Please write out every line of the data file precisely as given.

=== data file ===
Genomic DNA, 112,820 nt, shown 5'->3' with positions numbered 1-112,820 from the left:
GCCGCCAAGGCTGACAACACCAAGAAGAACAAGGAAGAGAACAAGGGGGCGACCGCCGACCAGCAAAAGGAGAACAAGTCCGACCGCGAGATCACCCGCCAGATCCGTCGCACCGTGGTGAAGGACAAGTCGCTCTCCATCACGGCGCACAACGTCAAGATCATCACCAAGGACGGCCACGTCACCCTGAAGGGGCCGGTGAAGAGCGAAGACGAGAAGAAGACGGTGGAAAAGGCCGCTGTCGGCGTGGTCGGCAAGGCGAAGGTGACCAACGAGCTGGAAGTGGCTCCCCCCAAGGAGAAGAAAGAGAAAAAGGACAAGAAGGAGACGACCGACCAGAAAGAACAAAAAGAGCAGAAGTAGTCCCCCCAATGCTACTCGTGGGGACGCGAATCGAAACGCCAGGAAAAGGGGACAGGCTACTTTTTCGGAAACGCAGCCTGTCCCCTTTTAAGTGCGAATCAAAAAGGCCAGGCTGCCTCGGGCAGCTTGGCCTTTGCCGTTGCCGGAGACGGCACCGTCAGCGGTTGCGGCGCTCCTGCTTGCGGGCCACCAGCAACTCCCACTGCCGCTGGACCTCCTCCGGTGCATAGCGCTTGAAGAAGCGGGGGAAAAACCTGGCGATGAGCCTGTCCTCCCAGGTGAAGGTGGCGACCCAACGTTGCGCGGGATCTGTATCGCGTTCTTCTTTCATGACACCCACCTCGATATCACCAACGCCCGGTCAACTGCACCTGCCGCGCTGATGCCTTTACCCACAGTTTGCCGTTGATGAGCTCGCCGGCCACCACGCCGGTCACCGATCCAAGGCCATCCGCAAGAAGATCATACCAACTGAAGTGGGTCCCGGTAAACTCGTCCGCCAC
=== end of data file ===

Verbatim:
Genomic DNA, 112,820 nt, shown 5'->3' with positions numbered 1-112,820 from the left:
GCCGCCAAGGCTGACAACACCAAGAAGAACAAGGAAGAGAACAAGGGGGCGACCGCCGACCAGCAAAAGGAGAACAAGTCCGACCGCGAGATCACCCGCCAGATCCGTCGCACCGTGGTGAAGGACAAGTCGCTCTCCATCACGGCGCACAACGTCAAGATCATCACCAAGGACGGCCACGTCACCCTGAAGGGGCCGGTGAAGAGCGAAGACGAGAAGAAGACGGTGGAAAAGGCCGCTGTCGGCGTGGTCGGCAAGGCGAAGGTGACCAACGAGCTGGAAGTGGCTCCCCCCAAGGAGAAGAAAGAGAAAAAGGACAAGAAGGAGACGACCGACCAGAAAGAACAAAAAGAGCAGAAGTAGTCCCCCCAATGCTACTCGTGGGGACGCGAATCGAAACGCCAGGAAAAGGGGACAGGCTACTTTTTCGGAAACGCAGCCTGTCCCCTTTTAAGTGCGAATCAAAAAGGCCAGGCTGCCTCGGGCAGCTTGGCCTTTGCCGTTGCCGGAGACGGCACCGTCAGCGGTTGCGGCGCTCCTGCTTGCGGGCCACCAGCAACTCCCACTGCCGCTGGACCTCCTCCGGTGCATAGCGCTTGAAGAAGCGGGGGAAAAACCTGGCGATGAGCCTGTCCTCCCAGGTGAAGGTGGCGACCCAACGTTGCGCGGGATCTGTATCGCGTTCTTCTTTCATGACACCCACCTCGATATCACCAACGCCCGGTCAACTGCACCTGCCGCGCTGATGCCTTTACCCACAGTTTGCCGTTGATGAGCTCGCCGGCCACCACGCCGGTCACCGATCCAAGGCCATCCGCAAGAAGATCATACCAACTGAAGTGGGTCCCGGTAAACTCGTCCGCCAC